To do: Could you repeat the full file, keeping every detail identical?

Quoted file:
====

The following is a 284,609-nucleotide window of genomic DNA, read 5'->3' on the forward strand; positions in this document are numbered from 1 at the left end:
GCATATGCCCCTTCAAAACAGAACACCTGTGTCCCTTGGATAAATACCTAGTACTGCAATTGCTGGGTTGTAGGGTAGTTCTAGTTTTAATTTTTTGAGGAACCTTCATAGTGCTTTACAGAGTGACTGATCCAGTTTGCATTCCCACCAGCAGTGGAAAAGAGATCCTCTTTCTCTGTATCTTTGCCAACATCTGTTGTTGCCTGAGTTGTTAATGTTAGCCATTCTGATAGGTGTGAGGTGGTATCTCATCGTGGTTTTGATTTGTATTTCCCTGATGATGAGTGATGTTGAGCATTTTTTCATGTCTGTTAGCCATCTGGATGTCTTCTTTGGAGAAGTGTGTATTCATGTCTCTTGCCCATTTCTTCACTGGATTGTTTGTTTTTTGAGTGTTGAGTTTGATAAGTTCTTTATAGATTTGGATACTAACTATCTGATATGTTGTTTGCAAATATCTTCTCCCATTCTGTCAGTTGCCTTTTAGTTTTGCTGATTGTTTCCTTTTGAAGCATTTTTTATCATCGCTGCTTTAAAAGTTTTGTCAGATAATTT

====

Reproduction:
The following is a 284,609-nucleotide window of genomic DNA, read 5'->3' on the forward strand; positions in this document are numbered from 1 at the left end:
GCATATGCCCCTTCAAAACAGAACACCTGTGTCCCTTGGATAAATACCTAGTACTGCAATTGCTGGGTTGTAGGGTAGTTCTAGTTTTAATTTTTTGAGGAACCTTCATAGTGCTTTACAGAGTGACTGATCCAGTTTGCATTCCCACCAGCAGTGGAAAAGAGATCCTCTTTCTCTGTATCTTTGCCAACATCTGTTGTTGCCTGAGTTGTTAATGTTAGCCATTCTGATAGGTGTGAGGTGGTATCTCATCGTGGTTTTGATTTGTATTTCCCTGATGATGAGTGATGTTGAGCATTTTTTCATGTCTGTTAGCCATCTGGATGTCTTCTTTGGAGAAGTGTGTATTCATGTCTCTTGCCCATTTCTTCACTGGATTGTTTGTTTTTTGAGTGTTGAGTTTGATAAGTTCTTTATAGATTTGGATACTAACTATCTGATATGTTGTTTGCAAATATCTTCTCCCATTCTGTCAGTTGCCTTTTAGTTTTGCTGATTGTTTCCTTTTGAAGCATTTTTTATCATCGCTGCTTTAAAAGTTTTGTCAGATAATTT